Sunday, February 15, 2009

Target Practice

McQ for Target, the line designed by fashion's founding enfant terrible, Alexander McQueen, for the mammoth retail chain had its early New York debut today and I was there to witness the spectacle that was. Housed in a way-West Side warehouse on West St. and West Houston, the collection was put up for sale in a darkened space decorated with graffiti, chain link fences, concrete, and caution tape. Target's signature red bullseye was dressed in black for the occasion, as were the usually pepperminty red-and-white bags, logos, and peripherals. It was supposed to be dark, see? Because McQueen is edgy, see? I'll tell you what's truly dark--the behavior of a bunch of bargain-starved shoppers let loose in a room with limited edition pieces in limited numbers for a limited time.

The pre-opening crowd, about a block and a half deep.

Street-inspired art pieces set the mood.

I swear, I was within the first 100 people let into the pop-up shop and within less than ten minutes of my entrance, clothing was literally flying. It was soaring off the racks and off of the bodies of shoppers too anxious to wait for a dressing room, and just exhibitionist enough to drop top and trou to try on armfuls of hastily gathered garments. Most of the women I spoke to on the line to enter the temp-store had pre-shopped the collection using the leaked look-book photos that popped up on fashion blogs all over the Internet in the weeks prior to the event. They knew what they wanted and had their eyes focused on the prize. My plan had been to talk to people once inside the shop and see what they thought of the clothes, the space, the everything; but I should have known better. There was no talking at first, only shrieking, mumbling, and click-clack-heeled running. Women had that crazed-shopping look in their eyes. There was no stopping them. People ran (literally) from rack to rack scooping up any garment in their size and then finding a space to plop down their items and get to trying them on. Whole displays were picked clean in a matter of minutes. It was like being inside of some strange Nature Channel documentary on vultures, only with hot pink leggings and belted shirtdresses.

A railing became a makeshift fitting area.

Clothing carnage ensued. I think those tank tops jumped.

Changing room lines were barricaded and guarded by security.

Clothing was being stockpiled and picked through later in a popular grab-n-go gathering strategy.

Chain link fences became clothing racks.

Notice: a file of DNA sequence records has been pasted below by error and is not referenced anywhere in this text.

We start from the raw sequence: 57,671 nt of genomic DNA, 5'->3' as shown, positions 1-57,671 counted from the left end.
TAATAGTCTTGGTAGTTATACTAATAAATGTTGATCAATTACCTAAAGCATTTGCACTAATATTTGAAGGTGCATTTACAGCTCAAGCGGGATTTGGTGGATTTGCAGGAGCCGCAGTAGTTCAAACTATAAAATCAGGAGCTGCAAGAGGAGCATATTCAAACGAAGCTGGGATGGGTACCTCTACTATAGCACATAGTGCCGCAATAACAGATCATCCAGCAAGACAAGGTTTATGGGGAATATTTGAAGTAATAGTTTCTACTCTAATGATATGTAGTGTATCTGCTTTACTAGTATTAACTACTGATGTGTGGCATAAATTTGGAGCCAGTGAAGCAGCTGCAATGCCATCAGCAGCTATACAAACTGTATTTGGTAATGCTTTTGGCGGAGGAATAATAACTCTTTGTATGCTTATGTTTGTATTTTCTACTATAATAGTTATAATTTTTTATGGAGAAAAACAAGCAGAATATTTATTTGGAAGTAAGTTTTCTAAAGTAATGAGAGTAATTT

Thankfully I did happen to find a couple of sweet FIT students who were smiling instead of frothing at the mouth, so I decided they were safe to talk to. They were reveling in their luck of grabbing one of the asymmetrical gray and black dresses that almost every woman waiting to enter the store told me they wanted. Shari and Erica, 18 and 19, were among the first to arrive outside the store this morning and their strategy was to grab goods and run. When I happened upon them, Erica was trying on the gray dress over her clothing and Shari was rightfully telling her how great it looked on her. They both reported that the dress was one of their favorite pieces on sale, and that some of the other garments were a little too fish-netty for their liking. Apparently the fish-net was supposed to be an ode to mermaids. Sounds like a dangerous combo if you ask me...

Erica and Shari with their finds.

In fact, seeing the collection in person made me want to retract my earlier post full of excitement for the line. While there were cool pieces available and the designs were great in theory, most of them were not worth the inflated prices McQueen's name lent to the standard Target fabrics and construction. Things felt cheap to the touch, and while prices were leagues lower than McQueen's standard charge, they weren't quite cheap enough. My cash is harder earned than ever these days and the stuff on the racks reeked of mass-production methods. Threads were peaking out of seems, leather felt rubbery, and "silky" materials were scratchily synthetic. It made me think twice about this whole high/low concept. More! Cheaper! Now! is what has largely gotten us into the troubled spot we are now in in the fashion industry. There is so much clothing, but so little of it is built to last. These are the type of garments one can expect to wear a few times before fading, button-loss, and shapelessness set in. They aren't getting handed down to the granddaughters. I know that isn't necessarily the point of these lines, but maybe it should be. Maybe if standards of quality were reset to previous levels, people would spend a tad more and waste a lot less. I love the democratizing of design that comes out of these collaborations, but I just wish that I didn't get so routinely excited by the preview photos only to be disappointed by the real deals. I say shrink the profits a bit and give the consumers garments worth their saved pennies rather than encouraging them to save pennies at the expense of quality. I love the looks, but I want to love the actual clothes too. Is that asking too much?

See the stuff for yourself when the line goes national the first week in March.

1 comment:

Sweety P said...

Great post! I would have been in the line for hours for a garment from the Alexander McQueen!